What is a press offence and when are they prosecuted?
In Belgium, everyone has the right to express their opinions. That right is protected by the freedom of speech and press freedom. But there are limitations to these rights: in certain cases, expressing an opinion can be a criminal offence.
About press freedom and press offences
The freedom of the press is part of the freedom of speech, and it dictates that the press cannot be censored under any circumstances. This means that the government may never ban the publication of a text in advance.
However, that does not mean that anything goes. If someone misuses the press to disseminate a punishable opinion, then the text can be condemned after publication. This is what is meant by a press offence.
Which courts have the authority to prosecute perpetrators of hate speech?
There are two important aspects:
1. Has there effectively been a press offence and who is responsible for it?
We refer to a press offence when someone has expressed a punishable opinion in a publication (printed or online), thereby violating criminal law.
In that case, the author is liable: the author can thus be convicted in court. What if the author is unknown, or does not have a domicile in Belgium? Then it is first the publisher who is prosecutable, followed by the printer and finally the distributor of the text. In any case, for press offences, only one person can be held liable.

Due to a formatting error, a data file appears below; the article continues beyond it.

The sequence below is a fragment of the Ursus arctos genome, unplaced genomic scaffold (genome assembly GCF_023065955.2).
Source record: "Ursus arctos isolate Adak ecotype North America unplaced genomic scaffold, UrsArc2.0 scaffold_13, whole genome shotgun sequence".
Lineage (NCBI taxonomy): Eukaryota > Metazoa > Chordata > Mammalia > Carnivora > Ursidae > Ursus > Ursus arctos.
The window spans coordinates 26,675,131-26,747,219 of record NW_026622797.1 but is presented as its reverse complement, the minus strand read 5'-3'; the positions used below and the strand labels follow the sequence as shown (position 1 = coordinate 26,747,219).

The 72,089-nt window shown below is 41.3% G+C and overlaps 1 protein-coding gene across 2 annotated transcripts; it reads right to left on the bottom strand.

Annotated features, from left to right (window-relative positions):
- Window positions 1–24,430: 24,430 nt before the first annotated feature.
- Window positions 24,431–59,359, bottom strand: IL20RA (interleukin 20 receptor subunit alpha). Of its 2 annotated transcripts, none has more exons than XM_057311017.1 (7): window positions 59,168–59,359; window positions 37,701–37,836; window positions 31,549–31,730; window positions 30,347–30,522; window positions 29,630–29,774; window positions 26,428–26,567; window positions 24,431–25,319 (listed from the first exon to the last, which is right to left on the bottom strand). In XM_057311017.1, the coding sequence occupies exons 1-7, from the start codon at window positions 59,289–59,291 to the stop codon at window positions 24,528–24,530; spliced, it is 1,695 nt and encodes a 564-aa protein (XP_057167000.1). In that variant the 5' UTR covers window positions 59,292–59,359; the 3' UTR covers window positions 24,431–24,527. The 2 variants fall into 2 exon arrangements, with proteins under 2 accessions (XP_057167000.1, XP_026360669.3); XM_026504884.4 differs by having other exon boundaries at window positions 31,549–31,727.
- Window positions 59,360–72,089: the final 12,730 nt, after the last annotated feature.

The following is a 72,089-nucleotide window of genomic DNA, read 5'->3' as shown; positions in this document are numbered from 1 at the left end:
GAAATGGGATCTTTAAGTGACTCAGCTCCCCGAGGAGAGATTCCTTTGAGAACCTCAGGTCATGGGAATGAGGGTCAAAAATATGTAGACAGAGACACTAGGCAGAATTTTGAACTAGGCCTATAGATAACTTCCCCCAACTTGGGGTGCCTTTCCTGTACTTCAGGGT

2. Is the press offence an expression of racism and xenophobia?
If so: criminal court
In Belgium, press offences that are an expression of racism, xenophobia or negationism are handled by a criminal court.
A man who distributes a flyer stating ‘death to all Blacks’ is committing a press offence that is an expression of racism and xenophobia. He can be convicted for this by a criminal court.
If not: assize court
Other (non-racist or non-xenophobic) press offences must be handled by an assize court, which means before a jury of the people. This is a complicated, time-consuming procedure.
A book that calls for all homosexuals to be thrown from the roofs of tall buildings falls under a press offence that is an expression of homophobia. This type of press offence would be brought before an assize court.
An assize court is thus competent for all hate speech publications concerning religious beliefs or creed, sexual orientation or any other protected characteristic with the exception of racism and xenophobia. But an assize court trial is expensive and complicated. This means that in practice, people who commit this type of press offence run little risk of criminal prosecution.
In order to ensure that all hate speech - regardless of the discrimination criterium - is handled in the same way, Unia is calling for an amendment of the Constitution. You can find more information on this in recommendation 24 of our evaluation of the antidiscrimination laws.